**APA**

**In-text citation:** (Vancsó, 2009)

**Reference:** Vancsó, Ö. (2009). Parallel Discussion of Classical and Bayesian Ways as an Introduction to Statistical Inference. *International Electronic Journal of Mathematics Education, 4*(3), 291-322.

**AMA**

**In-text citation:** (1), (2), (3), etc.

**Reference:** Vancsó Ö. Parallel Discussion of Classical and Bayesian Ways as an Introduction to Statistical Inference. *INT ELECT J MATH ED*. 2009;4(3), 291-322.

**Chicago**

**In-text citation:** (Vancsó, 2009)

**Reference:** Vancsó, Ödön. "Parallel Discussion of Classical and Bayesian Ways as an Introduction to Statistical Inference". *International Electronic Journal of Mathematics Education* 2009 4 no. 3 (2009): 291-322.

**Harvard**

**In-text citation:** (Vancsó, 2009)

**Reference:** Vancsó, Ö. (2009). Parallel Discussion of Classical and Bayesian Ways as an Introduction to Statistical Inference. *International Electronic Journal of Mathematics Education*, 4(3), pp. 291-322.

**MLA**

**In-text citation:** (Vancsó, 2009)

**Reference:** Vancsó, Ödön "Parallel Discussion of Classical and Bayesian Ways as an Introduction to Statistical Inference". *International Electronic Journal of Mathematics Education*, vol. 4, no. 3, 2009, pp. 291-322.

**Vancouver**

**In-text citation:** (1), (2), (3), etc.

**Reference:** Vancsó Ö. Parallel Discussion of Classical and Bayesian Ways as an Introduction to Statistical Inference. INT ELECT J MATH ED. 2009;4(3):291-322.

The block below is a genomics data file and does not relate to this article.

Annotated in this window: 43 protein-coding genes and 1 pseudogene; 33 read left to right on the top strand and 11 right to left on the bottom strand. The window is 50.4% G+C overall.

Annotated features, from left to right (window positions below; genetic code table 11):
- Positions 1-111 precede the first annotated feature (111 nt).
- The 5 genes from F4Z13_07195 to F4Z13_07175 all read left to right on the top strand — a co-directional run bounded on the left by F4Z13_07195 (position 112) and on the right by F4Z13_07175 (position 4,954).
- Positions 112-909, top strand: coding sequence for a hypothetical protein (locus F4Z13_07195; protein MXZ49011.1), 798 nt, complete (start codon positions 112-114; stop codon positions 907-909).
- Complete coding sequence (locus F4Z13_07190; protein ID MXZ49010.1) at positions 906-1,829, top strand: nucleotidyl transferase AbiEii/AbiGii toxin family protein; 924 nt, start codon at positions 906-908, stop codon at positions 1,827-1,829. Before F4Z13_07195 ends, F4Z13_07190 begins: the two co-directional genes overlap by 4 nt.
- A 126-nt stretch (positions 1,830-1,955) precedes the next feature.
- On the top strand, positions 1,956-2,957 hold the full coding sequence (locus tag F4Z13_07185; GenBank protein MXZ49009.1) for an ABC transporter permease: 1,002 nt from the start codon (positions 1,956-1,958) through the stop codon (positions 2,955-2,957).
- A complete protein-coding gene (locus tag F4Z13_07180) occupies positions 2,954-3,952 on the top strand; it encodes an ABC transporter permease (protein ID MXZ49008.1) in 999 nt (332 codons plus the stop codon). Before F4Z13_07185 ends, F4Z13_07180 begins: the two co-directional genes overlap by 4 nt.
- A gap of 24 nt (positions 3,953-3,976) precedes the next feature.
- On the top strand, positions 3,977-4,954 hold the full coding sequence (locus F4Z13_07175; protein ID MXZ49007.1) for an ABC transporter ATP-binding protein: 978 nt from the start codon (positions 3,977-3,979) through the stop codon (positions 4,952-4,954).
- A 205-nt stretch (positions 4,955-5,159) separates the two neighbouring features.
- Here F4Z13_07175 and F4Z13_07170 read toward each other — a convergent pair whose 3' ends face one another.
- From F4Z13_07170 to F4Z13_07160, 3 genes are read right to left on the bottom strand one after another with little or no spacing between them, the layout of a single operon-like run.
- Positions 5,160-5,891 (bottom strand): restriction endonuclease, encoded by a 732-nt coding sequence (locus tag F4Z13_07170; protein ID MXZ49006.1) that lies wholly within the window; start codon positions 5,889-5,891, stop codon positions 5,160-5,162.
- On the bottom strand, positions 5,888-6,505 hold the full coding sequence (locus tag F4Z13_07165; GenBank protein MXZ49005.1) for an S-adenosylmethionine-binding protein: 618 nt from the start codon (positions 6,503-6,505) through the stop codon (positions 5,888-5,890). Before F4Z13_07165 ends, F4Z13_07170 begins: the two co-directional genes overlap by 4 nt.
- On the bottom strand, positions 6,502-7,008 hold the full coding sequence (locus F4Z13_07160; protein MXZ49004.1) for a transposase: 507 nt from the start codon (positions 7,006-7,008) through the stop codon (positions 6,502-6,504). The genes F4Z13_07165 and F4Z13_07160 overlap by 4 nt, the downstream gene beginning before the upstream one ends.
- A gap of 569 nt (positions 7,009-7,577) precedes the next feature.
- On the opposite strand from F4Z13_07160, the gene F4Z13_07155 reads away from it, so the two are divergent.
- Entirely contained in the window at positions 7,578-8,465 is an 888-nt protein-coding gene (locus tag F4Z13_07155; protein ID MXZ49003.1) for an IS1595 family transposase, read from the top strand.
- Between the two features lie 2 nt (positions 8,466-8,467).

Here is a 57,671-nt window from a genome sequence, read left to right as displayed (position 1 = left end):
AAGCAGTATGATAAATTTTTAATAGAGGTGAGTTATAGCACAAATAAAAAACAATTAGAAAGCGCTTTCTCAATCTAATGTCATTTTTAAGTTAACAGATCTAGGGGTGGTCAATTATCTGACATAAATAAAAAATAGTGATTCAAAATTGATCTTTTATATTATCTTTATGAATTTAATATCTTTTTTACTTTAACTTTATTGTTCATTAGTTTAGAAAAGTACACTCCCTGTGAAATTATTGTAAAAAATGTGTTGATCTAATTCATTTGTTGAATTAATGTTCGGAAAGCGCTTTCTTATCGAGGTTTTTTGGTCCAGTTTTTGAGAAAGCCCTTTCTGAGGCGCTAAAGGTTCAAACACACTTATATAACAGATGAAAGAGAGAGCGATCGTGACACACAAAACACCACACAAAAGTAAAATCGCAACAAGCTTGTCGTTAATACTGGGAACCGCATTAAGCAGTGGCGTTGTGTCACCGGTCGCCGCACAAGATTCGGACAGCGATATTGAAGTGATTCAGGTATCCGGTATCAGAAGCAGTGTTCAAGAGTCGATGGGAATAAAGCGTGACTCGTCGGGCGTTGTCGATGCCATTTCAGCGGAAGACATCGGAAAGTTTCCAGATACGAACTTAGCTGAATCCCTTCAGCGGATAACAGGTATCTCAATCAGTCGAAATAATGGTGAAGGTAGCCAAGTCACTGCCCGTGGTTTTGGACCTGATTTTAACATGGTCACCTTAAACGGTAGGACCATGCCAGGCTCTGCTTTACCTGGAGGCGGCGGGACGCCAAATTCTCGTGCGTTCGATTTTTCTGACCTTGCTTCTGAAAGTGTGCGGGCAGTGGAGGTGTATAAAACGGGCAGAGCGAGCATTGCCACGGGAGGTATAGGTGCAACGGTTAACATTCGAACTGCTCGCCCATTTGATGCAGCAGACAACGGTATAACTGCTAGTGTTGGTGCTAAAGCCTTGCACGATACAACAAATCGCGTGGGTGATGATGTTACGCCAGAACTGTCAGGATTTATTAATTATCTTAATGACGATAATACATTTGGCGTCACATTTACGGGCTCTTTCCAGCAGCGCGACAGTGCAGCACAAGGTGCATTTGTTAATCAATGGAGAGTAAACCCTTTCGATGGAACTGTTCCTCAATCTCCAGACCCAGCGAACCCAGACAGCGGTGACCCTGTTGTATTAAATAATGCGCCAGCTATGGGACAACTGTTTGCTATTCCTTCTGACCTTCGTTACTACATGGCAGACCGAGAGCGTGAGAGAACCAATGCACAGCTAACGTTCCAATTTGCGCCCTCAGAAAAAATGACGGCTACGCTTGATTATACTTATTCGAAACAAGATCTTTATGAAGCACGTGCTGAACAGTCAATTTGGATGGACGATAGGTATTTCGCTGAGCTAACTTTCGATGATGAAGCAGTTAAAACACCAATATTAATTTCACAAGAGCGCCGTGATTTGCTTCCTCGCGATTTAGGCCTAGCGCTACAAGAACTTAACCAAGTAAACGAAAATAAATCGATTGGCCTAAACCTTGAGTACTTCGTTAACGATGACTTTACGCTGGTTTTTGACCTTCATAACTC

# Abstract

The purpose of this paper is to report on the conception and some results of a long-term university research project in Budapest. The study is based on an innovative idea of teaching the basic notions of classical and Bayesian inferential statistics parallel to each other to teacher students. Our research is driven by questions like: Do students understand probability and statistical methods better by focussing on subjective and objective interpretations of probability throughout the course? Do they understand classical inferential statistics better if they study Bayesian ways, too? While the course on probability and statistics has been avoided for years, the students are starting to accept the “parallel” design. There is evidence that they understand the concepts better in this way. The results also support the thesis that students’ views and beliefs on mathematics decisively influence work in their later profession. Finally, the design of the course integrates reflections on philosophical problems as well, which enhances a wider picture about modern mathematics and its applications.